2.3. No Auditor Exception. Merrimack urges the Court to recognize an exception to the in pari delicto doctrine, on public policy grounds, for claims that an auditor of an organization’s finances negligently failed to discover that an employee had engaged in fraud.
Since this doctrine is equitable in nature, considerations of public policy are always relevant. See generally Arcidi, 447 Mass. at 620. Courts should not dismiss claims on in pari delicto grounds “where the public interest requires” that a party
2 KPMG’s further argument that Mordach’s guilty plea in federal court conclusively establishes that she engaged in fraud is without merit. Under Massachusetts law guilty pleas may be evidence of wrongdoing, but they “are not conclusive of the underlying facts.” Costa v. Fall River Housing Auth., 453 Mass. 614, 632 (2009). Mordach’s plea would not bar Merrimack from offering evidence at trial in an attempt to explain away the plea. Id. n.27; accord Aetna Cas. & Sur. Co. v. Niziolek, 395 Mass. 737, 747-750 (1985).
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be allowed to enforce an illegal contract or seek compensation for some injury. Choquette, 65 Mass. App. Ct. at 4, quoting Berman, 243 Mass. at 354; accord Bernhardt v. Atlantic Finance Corp., 311 Mass. 183, 188 (1942).
The public policy exception sought by Merrimack, however, would be inconsistent with existing Massachusetts law. In Choquette, the Appeals Court was asked to exempt legal malpractice claims from the doctrine of in pari delicto on the ground that the public policy of holding lawyers accountable for giving “competent legal advice” concerning “complex areas of the law” should outweigh any equitable concern about a client seeking be compensated by someone else for injuries caused by the client’s own wrongdoing. See 65 Mass. App. Ct. 7-8. The Appeals Court rejected that argument.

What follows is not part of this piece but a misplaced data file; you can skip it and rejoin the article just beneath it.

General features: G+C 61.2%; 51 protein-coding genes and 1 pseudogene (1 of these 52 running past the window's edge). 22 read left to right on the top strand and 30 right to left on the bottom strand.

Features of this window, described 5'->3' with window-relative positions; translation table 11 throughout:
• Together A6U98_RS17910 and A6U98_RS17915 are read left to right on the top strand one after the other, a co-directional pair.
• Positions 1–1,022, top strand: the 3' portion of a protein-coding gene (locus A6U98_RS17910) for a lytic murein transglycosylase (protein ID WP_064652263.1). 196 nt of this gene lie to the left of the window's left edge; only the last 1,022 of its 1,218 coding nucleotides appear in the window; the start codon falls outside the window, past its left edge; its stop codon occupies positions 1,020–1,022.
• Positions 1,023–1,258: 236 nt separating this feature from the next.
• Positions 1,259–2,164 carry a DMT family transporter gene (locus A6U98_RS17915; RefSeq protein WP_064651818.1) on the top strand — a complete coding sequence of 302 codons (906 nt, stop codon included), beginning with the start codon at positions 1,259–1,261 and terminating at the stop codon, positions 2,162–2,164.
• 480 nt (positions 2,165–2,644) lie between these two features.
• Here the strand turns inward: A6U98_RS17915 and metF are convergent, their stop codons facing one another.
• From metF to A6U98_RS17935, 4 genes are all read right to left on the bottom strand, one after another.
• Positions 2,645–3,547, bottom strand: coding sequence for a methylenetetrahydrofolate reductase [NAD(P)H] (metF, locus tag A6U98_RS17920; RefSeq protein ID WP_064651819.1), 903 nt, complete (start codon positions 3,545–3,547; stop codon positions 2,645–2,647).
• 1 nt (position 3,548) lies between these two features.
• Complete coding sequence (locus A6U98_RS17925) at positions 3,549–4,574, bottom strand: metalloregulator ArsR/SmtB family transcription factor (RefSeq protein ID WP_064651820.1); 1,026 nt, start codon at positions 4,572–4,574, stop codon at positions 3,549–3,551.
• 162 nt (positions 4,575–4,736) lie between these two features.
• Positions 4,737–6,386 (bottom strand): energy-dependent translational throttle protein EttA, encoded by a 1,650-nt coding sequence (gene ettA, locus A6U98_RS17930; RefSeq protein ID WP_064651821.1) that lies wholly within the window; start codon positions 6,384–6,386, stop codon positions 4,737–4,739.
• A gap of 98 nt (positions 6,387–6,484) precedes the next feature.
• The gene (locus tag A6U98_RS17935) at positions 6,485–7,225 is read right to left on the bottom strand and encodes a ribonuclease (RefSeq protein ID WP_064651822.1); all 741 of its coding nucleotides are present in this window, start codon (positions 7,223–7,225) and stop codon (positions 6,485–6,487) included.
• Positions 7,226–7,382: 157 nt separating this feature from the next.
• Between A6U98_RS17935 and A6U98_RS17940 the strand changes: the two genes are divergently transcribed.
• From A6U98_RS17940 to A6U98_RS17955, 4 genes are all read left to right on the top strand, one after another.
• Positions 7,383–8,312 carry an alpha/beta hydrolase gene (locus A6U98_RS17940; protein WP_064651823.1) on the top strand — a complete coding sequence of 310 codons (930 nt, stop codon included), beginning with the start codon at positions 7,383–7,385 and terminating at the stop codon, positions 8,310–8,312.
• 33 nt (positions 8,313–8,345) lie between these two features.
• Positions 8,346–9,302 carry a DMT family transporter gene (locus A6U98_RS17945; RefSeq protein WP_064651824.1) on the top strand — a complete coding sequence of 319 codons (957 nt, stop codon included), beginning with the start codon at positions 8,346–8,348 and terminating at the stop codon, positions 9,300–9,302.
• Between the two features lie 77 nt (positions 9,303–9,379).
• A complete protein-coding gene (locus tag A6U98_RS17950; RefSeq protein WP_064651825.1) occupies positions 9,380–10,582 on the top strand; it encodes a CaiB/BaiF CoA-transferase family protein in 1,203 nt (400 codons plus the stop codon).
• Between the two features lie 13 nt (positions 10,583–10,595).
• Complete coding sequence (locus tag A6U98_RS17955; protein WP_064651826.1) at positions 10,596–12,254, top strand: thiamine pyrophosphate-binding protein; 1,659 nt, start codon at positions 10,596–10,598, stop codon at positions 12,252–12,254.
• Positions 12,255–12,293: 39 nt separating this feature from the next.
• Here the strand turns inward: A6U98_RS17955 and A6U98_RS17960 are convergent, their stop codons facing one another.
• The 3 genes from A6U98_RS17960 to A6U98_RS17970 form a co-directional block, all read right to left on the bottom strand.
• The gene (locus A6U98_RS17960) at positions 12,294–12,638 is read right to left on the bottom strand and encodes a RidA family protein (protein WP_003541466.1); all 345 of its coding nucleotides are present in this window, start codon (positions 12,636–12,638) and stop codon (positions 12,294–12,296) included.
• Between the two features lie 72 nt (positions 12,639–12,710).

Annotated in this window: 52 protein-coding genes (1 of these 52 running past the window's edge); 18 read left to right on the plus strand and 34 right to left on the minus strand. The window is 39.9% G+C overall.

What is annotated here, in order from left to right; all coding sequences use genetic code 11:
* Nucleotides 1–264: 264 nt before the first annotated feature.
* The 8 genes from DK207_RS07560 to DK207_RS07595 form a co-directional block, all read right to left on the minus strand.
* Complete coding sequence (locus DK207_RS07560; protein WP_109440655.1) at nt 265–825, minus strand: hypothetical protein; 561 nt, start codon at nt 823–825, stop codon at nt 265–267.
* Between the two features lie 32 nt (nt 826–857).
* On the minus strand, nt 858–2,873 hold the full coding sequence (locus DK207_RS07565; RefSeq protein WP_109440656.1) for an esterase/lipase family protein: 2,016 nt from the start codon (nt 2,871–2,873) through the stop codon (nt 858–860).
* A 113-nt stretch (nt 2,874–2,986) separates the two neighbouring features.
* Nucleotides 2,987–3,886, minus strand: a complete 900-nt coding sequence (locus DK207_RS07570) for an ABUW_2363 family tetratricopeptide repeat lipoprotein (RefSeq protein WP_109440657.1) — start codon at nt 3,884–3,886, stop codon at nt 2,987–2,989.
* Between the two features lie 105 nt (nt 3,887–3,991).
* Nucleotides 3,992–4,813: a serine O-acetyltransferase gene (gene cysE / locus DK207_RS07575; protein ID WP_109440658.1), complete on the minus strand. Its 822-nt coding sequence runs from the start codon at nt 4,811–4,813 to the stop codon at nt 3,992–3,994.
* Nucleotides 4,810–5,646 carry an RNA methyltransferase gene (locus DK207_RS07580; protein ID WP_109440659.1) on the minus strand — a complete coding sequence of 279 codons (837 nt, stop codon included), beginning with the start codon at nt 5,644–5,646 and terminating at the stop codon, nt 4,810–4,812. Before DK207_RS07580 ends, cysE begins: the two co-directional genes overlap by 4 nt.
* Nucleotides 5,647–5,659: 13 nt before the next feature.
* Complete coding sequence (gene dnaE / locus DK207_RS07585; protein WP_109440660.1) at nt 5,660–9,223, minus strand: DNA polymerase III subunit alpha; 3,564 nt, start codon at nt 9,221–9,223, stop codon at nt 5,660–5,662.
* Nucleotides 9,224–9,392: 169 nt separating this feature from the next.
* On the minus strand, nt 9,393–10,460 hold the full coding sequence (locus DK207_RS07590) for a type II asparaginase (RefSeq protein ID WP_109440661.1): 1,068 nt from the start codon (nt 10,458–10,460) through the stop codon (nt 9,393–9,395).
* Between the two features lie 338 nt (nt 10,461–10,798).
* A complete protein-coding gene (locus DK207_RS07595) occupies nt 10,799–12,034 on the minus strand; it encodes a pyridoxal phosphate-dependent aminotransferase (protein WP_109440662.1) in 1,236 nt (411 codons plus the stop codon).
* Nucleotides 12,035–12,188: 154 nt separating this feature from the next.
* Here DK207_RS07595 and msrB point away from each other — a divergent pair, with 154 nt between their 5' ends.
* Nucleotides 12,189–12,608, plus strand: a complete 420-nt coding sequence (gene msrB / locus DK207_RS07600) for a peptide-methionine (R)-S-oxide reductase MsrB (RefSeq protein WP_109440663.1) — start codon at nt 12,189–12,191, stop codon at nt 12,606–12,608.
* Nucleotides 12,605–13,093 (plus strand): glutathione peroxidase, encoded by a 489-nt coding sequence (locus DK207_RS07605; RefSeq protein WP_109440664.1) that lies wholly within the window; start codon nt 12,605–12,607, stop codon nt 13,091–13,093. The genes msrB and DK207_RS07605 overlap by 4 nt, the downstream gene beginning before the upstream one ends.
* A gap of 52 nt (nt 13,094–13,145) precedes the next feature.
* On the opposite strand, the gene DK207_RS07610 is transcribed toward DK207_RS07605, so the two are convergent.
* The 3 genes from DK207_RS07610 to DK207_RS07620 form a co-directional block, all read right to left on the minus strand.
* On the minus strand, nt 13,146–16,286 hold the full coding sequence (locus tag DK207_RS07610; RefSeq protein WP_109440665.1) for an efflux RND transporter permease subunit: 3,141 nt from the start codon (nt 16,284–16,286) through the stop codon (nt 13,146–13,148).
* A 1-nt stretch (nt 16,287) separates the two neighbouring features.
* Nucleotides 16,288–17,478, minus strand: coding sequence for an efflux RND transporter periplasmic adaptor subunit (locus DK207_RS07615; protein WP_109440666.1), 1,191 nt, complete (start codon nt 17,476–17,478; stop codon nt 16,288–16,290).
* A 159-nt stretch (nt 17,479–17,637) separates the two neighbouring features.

This case is indistinguishable from Choquette. Merrimack argues that “an auditor’s important role in identifying irregularities in financial documents” should outweigh the equitable concerns underlying the in pari delicto doctrine. But there is no good reason why the public interest in holding independent auditors like KPMG responsible for their negligence is any stronger than the very similar public interest at stake in Choquette in holding attorneys responsible for any legal malpractice.
New Jersey appears to be the only state that has recognized an “auditor exemption” to the doctrine of in pari delicto. See NCP v. KPMG LLP, 901 A.2d 871, 882 (N.J. 2006); Thabault v. Chait, 541 F.3d 512, 526-529 (3d Cir. 2008) (applying New Jersey law).
Every other court to consider the issue has rejected the New Jersey approach and declined to create a blanket “auditor exception” to the doctrine of in pari delicto. See Official Committee of Unsecured Creditors of Allegheny Health Educ. and Research Foundation v. PriceWaterhouseCoopers LLP, 989 A.2d 313, 325-335 (Pa. 2010) (“AHERF”); Kirschner, 938 N.E.2d at 955-959 (N.Y. 2010); Stewart v. Wilmington Trust SP Svcs., Inc., 112 A.3d 271, 315-318 (Del. Ct. Chancery), aff’d, 126 A.3d 1115 (Del. 2015).